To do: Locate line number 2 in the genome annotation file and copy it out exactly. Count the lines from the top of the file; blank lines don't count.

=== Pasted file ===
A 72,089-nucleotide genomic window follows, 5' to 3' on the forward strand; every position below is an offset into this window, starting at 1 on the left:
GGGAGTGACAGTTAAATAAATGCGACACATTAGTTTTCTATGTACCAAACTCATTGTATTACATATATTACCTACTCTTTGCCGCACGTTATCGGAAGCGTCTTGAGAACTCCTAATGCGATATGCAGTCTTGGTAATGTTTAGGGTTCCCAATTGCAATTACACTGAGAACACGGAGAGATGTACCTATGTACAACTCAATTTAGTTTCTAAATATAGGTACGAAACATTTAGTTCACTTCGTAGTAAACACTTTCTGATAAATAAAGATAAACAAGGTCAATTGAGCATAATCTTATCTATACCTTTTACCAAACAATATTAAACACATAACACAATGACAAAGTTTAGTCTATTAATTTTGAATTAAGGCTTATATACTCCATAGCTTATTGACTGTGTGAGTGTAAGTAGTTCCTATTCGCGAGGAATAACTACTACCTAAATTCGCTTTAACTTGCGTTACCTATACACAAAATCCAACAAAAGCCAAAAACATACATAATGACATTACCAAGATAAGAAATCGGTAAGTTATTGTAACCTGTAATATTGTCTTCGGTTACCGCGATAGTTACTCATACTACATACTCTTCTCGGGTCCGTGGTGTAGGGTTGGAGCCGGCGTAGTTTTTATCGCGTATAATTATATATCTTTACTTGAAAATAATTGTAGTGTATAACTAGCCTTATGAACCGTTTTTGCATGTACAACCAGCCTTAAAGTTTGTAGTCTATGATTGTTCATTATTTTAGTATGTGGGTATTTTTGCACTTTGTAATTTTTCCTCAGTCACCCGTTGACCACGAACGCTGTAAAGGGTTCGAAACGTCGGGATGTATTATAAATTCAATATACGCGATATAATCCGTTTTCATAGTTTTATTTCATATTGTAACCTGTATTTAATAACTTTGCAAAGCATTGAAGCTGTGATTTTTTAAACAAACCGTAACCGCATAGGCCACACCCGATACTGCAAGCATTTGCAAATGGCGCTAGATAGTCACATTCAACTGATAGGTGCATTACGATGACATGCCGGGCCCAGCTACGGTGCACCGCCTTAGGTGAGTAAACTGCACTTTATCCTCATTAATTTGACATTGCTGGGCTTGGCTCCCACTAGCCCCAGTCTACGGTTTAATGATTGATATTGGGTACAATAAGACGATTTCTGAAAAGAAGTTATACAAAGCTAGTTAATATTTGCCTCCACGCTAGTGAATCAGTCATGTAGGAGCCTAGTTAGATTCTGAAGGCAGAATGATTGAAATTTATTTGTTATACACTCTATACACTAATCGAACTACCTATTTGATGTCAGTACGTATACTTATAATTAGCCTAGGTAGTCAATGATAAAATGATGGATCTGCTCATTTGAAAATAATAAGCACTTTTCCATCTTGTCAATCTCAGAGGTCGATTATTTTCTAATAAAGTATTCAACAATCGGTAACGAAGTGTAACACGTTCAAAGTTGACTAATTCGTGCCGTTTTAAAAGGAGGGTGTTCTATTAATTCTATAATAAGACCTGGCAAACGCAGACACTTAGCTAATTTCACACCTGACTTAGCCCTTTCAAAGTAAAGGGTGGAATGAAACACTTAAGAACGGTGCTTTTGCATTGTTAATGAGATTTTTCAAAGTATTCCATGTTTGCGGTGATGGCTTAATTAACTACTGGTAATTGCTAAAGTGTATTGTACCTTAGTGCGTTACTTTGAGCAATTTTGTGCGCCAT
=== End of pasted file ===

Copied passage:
GGGAGTGACAGTTAAATAAATGCGACACATTAGTTTTCTATGTACCAAACTCATTGTATTACATATATTACCTACTCTTTGCCGCACGTTATCGGAAGCGTCTTGAGAACTCCTAATGCGATATGCAGTCTTGGTAATGTTTAGGGTTCCCAATTGCAATTACACTGAGAACACGGAGAGATGTACCTATGTACAACTCAATTTAGTTTCTAAATATAGGTACGAAACATTTAGTTCACTTCGTAGTAAACACTTTCTGATAAATAAAGATAAACAAGGTCAATTGAGCATAATCTTATCTATACCTTTTACCAAACAATATTAAACACATAACACAATGACAAAGTTTAGTCTATTAATTTTGAATTAAGGCTTATATACTCCATAGCTTATTGACTGTGTGAGTGTAAGTAGTTCCTATTCGCGAGGAATAACTACTACCTAAATTCGCTTTAACTTGCGTTACCTATACACAAAATCCAACAAAAGCCAAAAACATACATAATGACATTACCAAGATAAGAAATCGGTAAGTTATTGTAACCTGTAATATTGTCTTCGGTTACCGCGATAGTTACTCATACTACATACTCTTCTCGGGTCCGTGGTGTAGGGTTGGAGCCGGCGTAGTTTTTATCGCGTATAATTATATATCTTTACTTGAAAATAATTGTAGTGTATAACTAGCCTTATGAACCGTTTTTGCATGTACAACCAGCCTTAAAGTTTGTAGTCTATGATTGTTCATTATTTTAGTATGTGGGTATTTTTGCACTTTGTAATTTTTCCTCAGTCACCCGTTGACCACGAACGCTGTAAAGGGTTCGAAACGTCGGGATGTATTATAAATTCAATATACGCGATATAATCCGTTTTCATAGTTTTATTTCATATTGTAACCTGTATTTAATAACTTTGCAAAGCATTGAAGCTGTGATTTTTTAAACAAACCGTAACCGCATAGGCCACACCCGATACTGCAAGCATTTGCAAATGGCGCTAGATAGTCACATTCAACTGATAGGTGCATTACGATGACATGCCGGGCCCAGCTACGGTGCACCGCCTTAGGTGAGTAAACTGCACTTTATCCTCATTAATTTGACATTGCTGGGCTTGGCTCCCACTAGCCCCAGTCTACGGTTTAATGATTGATATTGGGTACAATAAGACGATTTCTGAAAAGAAGTTATACAAAGCTAGTTAATATTTGCCTCCACGCTAGTGAATCAGTCATGTAGGAGCCTAGTTAGATTCTGAAGGCAGAATGATTGAAATTTATTTGTTATACACTCTATACACTAATCGAACTACCTATTTGATGTCAGTACGTATACTTATAATTAGCCTAGGTAGTCAATGATAAAATGATGGATCTGCTCATTTGAAAATAATAAGCACTTTTCCATCTTGTCAATCTCAGAGGTCGATTATTTTCTAATAAAGTATTCAACAATCGGTAACGAAGTGTAACACGTTCAAAGTTGACTAATTCGTGCCGTTTTAAAAGGAGGGTGTTCTATTAATTCTATAATAAGACCTGGCAAACGCAGACACTTAGCTAATTTCACACCTGACTTAGCCCTTTCAAAGTAAAGGGTGGAATGAAACACTTAAGAACGGTGCTTTTGCATTGTTAATGAGATTTTTCAAAGTATTCCATGTTTGCGGTGATGGCTTAATTAACTACTGGTAATTGCTAAAGTGTATTGTACCTTAGTGCGTTACTTTGAGCAATTTTGTGCGCCAT